The Scarlet Pimpernel
XVIII. The Mysterious Device
The day was well advanced when Marguerite woke, refreshed by her long sleep.
Louise had brought her some fresh milk and a dish of fruit, and she partook of
this frugal breakfast with hearty appetite.
Thoughts crowded thick and fast in her mind as she munched her grapes; most
of them went galloping away after the tall, erect figure of her husband, whom she
had watched riding out of site more than five hours ago.
In answer to her eager inquiries, Louise brought back the news that the groom
had come home with Sultan, having left Sir Percy in London. The groom thought
that his master was about to get on board his schooner, which was lying off just
below London Bridge. Sir Percy had ridden thus far, had then met Briggs, the
skipper of the DAY DREAM, and had sent the groom back to Richmond with
Sultan and the empty saddle.
This news puzzled Marguerite more than ever. Where could Sir Percy be going
just now in the DAY DREAM? On Armand's behalf, he had said. Well! Sir Percy
had influential friends everywhere. Perhaps he was going to Greenwich, or . . .
but Marguerite ceased to conjecture; all would be explained anon: he said that he
would come back, and that he would remember. A long, idle day lay before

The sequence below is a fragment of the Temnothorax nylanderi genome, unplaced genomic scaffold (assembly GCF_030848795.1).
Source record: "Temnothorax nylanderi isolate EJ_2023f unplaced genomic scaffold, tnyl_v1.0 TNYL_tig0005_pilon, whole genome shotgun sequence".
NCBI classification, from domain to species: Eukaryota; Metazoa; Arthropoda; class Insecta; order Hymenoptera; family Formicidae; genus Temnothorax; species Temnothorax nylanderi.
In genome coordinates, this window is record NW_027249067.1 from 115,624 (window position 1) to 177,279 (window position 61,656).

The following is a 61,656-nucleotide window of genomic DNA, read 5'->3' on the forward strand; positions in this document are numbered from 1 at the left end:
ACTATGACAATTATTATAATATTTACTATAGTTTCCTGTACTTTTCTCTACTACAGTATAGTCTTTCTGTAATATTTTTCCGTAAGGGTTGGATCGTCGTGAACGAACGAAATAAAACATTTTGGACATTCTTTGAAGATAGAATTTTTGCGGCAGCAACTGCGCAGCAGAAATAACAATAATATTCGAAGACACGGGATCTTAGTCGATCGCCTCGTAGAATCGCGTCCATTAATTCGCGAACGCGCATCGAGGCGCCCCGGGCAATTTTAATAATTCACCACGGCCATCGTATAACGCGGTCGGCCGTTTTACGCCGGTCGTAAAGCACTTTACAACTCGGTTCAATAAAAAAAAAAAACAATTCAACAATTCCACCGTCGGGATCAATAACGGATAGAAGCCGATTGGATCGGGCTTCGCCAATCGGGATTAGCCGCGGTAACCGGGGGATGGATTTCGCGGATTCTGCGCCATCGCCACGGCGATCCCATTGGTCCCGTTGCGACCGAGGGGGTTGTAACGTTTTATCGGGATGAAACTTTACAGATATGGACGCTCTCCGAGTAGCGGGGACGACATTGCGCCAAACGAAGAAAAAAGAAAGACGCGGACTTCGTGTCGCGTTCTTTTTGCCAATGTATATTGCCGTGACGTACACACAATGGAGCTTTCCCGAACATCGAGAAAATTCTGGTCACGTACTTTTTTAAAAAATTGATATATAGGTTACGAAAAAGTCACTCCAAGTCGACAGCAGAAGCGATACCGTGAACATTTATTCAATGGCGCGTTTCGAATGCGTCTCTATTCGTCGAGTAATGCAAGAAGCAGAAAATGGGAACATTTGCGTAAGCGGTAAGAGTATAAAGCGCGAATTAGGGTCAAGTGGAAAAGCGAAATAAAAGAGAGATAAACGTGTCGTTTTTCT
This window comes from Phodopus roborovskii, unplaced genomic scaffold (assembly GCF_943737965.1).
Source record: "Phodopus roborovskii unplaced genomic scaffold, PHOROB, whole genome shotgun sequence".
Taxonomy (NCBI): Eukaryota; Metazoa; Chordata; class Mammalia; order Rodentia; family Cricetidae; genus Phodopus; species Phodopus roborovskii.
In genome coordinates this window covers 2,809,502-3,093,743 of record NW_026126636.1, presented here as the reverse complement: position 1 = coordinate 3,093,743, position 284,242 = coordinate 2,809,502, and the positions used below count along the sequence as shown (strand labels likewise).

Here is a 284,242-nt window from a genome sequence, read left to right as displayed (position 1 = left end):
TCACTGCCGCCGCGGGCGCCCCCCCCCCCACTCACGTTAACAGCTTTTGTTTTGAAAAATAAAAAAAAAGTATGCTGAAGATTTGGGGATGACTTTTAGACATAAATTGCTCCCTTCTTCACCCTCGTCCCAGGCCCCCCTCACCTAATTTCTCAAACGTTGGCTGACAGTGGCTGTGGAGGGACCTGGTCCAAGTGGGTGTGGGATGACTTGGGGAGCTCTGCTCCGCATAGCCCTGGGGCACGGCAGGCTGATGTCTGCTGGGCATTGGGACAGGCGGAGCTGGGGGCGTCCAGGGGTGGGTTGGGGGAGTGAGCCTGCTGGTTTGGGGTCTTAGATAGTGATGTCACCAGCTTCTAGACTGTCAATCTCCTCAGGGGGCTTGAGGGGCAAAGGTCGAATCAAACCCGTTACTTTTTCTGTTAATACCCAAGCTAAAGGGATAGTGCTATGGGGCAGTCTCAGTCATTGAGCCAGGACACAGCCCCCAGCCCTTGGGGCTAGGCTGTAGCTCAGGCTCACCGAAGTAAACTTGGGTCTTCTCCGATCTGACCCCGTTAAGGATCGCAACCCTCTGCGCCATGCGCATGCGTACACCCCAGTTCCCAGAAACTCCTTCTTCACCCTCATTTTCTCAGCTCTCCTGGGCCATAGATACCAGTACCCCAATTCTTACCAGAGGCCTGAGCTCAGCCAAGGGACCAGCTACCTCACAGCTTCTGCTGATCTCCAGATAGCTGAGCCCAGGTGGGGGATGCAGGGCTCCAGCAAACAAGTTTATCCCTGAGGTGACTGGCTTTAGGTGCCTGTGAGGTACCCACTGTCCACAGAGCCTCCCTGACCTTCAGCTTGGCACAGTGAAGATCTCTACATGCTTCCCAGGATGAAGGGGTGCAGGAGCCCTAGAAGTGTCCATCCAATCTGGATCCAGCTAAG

Marguerite. She was expecting a visit of her old school-fellow, little Suzanne de
Tournay. With all the merry mischief at her command, she had tendered her
request for Suzanne's company to the Comtesse in the Presence of the Prince of
Wales last night. His Royal Highness had loudly applauded the notion, and
declared that he would give himself the pleasure of calling on the two ladies in
the course of the afternoon. The Comtesse had not dared to refuse, and then
and there was entrapped into a promise to send little Suzanne to spend a long
and happy day at Richmond with her friend.
Marguerite expected her eagerly; she longed for a chat about old school-days
with the child; she felt that she would prefer Suzanne's company to that of
anyone else, and together they would roam through the fine old garden and rich
deer park, or stroll along the river.
But Suzanne had not come yet, and Marguerite being dressed, prepared to go
downstairs. She looked quite a girl this morning in her simple muslin frock, with a
broad blue sash round her slim waist, and the dainty cross-over fichu into which,
at her bosom, she had fastened a few late crimson roses.
She crossed the landing outside her own suite of apartments, and stood still for a
moment at the head of the fine oak staircase, which led to the lower floor. On her